Matt Bai of the New York Times Magazine, who chronicled the rise of the netroots in The Argument, has just published an article challenging the received wisdom about how Citizens United has changed the political playing field. It offers a very good look at the unintended consequences of successive waves of campaign finance regulation. Here is a brief passage that captures an important part of Bai’s argument:
A consequence of McCain-Feingold has been to flip on its head an old truism of politics, which is that incumbency comes with a fixed financial advantage. In the era of soft money, controlling the White House meant that a party could almost always leverage its considerable resources to dominate fund-raising. But today it’s much easier to tap into the fury and anxiety of out-of-power millionaires than it is to amass contributions in defense of the status quo. This dynamic probably explains why wealthy Democrats who pioneered the idea of outside money during the Bush years have largely stood down this year, even while conservative fund-raising has soared. It isn’t that liberals don’t like Obama or grow queasy at the mention of super PACs. It’s a function of human nature: nobody really gets pumped up to write a $10 million check just to keep things more or less as they are.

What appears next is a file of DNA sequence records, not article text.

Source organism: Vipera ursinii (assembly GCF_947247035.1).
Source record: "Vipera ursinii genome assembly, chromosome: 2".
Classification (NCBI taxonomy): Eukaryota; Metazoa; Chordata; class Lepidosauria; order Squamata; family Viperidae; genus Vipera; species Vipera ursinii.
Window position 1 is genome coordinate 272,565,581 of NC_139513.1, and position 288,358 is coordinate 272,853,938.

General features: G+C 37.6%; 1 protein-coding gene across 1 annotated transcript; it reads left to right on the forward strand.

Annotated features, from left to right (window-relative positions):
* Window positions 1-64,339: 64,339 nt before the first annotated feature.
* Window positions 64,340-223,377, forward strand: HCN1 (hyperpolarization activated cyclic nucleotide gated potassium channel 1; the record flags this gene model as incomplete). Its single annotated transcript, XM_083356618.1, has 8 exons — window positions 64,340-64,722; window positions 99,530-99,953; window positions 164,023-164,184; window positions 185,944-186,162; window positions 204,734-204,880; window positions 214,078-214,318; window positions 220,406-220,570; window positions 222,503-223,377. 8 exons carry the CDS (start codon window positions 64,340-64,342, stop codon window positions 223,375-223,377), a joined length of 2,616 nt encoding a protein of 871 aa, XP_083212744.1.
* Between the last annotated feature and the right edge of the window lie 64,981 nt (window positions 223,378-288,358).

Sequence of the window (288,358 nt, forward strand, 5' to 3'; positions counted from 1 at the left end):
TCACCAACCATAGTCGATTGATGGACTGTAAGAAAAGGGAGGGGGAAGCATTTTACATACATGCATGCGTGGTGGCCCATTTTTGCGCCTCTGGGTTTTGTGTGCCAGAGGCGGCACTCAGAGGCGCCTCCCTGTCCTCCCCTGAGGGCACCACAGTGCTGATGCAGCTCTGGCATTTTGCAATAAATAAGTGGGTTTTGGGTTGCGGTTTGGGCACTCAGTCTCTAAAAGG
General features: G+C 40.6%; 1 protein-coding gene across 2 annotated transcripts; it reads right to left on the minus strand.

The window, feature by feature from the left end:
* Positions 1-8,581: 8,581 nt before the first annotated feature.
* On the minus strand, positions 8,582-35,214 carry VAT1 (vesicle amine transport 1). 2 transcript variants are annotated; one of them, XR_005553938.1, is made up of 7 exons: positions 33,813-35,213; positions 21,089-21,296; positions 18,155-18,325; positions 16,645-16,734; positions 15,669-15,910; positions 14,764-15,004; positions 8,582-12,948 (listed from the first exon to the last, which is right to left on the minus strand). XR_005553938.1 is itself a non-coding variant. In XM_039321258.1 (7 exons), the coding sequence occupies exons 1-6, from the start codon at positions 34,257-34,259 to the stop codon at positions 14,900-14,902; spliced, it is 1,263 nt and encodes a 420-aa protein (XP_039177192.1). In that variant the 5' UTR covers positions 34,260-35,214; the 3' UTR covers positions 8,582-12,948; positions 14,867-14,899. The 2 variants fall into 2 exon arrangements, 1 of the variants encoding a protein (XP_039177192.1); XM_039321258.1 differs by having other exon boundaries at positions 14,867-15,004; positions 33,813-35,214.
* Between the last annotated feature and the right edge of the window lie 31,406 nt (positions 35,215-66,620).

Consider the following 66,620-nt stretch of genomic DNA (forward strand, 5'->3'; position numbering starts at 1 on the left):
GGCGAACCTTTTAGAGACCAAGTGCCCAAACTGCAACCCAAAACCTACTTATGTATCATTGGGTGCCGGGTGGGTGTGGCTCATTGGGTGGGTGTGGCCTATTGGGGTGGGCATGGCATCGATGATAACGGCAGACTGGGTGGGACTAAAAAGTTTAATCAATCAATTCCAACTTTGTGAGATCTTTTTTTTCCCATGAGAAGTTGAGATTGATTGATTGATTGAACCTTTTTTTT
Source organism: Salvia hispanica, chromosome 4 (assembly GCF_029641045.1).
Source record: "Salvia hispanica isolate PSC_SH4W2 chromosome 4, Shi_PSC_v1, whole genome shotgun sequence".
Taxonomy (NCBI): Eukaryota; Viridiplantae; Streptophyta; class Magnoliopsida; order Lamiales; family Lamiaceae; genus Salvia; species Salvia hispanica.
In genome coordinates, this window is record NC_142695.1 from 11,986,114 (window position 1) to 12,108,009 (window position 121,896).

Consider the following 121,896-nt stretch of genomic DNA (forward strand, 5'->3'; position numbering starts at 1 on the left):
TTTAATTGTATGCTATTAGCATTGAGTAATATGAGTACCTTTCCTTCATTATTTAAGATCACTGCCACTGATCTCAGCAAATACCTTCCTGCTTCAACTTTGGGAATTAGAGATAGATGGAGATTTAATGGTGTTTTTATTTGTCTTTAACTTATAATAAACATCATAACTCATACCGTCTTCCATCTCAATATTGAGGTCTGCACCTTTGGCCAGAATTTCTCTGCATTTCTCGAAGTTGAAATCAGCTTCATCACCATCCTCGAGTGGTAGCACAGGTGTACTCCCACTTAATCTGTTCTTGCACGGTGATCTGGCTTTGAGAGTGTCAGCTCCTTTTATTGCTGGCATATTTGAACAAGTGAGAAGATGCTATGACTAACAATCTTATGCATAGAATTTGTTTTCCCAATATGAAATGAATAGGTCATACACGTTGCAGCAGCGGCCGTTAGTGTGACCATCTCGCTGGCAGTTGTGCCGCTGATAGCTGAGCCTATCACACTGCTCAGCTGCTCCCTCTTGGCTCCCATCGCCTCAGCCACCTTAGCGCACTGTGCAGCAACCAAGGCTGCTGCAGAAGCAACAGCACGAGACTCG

As a result, he suggests that if Mitt Romney is indeed elected president, we’re likely to see a flood of money flowing to outside groups backing Democrats come the 2016 cycle, as we did in 2004 and 2006.